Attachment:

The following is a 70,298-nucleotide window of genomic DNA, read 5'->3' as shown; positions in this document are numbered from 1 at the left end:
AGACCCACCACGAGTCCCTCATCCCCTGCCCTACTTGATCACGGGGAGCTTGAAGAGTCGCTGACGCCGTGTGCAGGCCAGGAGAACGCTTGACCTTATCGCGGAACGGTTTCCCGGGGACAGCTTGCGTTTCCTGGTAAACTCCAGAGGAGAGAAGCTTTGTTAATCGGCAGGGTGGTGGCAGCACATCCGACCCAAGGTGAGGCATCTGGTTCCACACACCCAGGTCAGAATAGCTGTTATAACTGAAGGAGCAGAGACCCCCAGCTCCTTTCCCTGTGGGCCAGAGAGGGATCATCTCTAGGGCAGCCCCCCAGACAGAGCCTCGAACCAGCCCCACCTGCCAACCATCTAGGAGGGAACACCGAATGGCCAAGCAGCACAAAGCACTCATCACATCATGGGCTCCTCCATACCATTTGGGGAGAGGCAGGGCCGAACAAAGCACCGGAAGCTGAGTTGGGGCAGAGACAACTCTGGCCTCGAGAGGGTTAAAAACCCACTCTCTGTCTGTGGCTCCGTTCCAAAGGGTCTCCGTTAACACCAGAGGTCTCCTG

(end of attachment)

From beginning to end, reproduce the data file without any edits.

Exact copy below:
The following is a 70,298-nucleotide window of genomic DNA, read 5'->3' as shown; positions in this document are numbered from 1 at the left end:
AGACCCACCACGAGTCCCTCATCCCCTGCCCTACTTGATCACGGGGAGCTTGAAGAGTCGCTGACGCCGTGTGCAGGCCAGGAGAACGCTTGACCTTATCGCGGAACGGTTTCCCGGGGACAGCTTGCGTTTCCTGGTAAACTCCAGAGGAGAGAAGCTTTGTTAATCGGCAGGGTGGTGGCAGCACATCCGACCCAAGGTGAGGCATCTGGTTCCACACACCCAGGTCAGAATAGCTGTTATAACTGAAGGAGCAGAGACCCCCAGCTCCTTTCCCTGTGGGCCAGAGAGGGATCATCTCTAGGGCAGCCCCCCAGACAGAGCCTCGAACCAGCCCCACCTGCCAACCATCTAGGAGGGAACACCGAATGGCCAAGCAGCACAAAGCACTCATCACATCATGGGCTCCTCCATACCATTTGGGGAGAGGCAGGGCCGAACAAAGCACCGGAAGCTGAGTTGGGGCAGAGACAACTCTGGCCTCGAGAGGGTTAAAAACCCACTCTCTGTCTGTGGCTCCGTTCCAAAGGGTCTCCGTTAACACCAGAGGTCTCCTG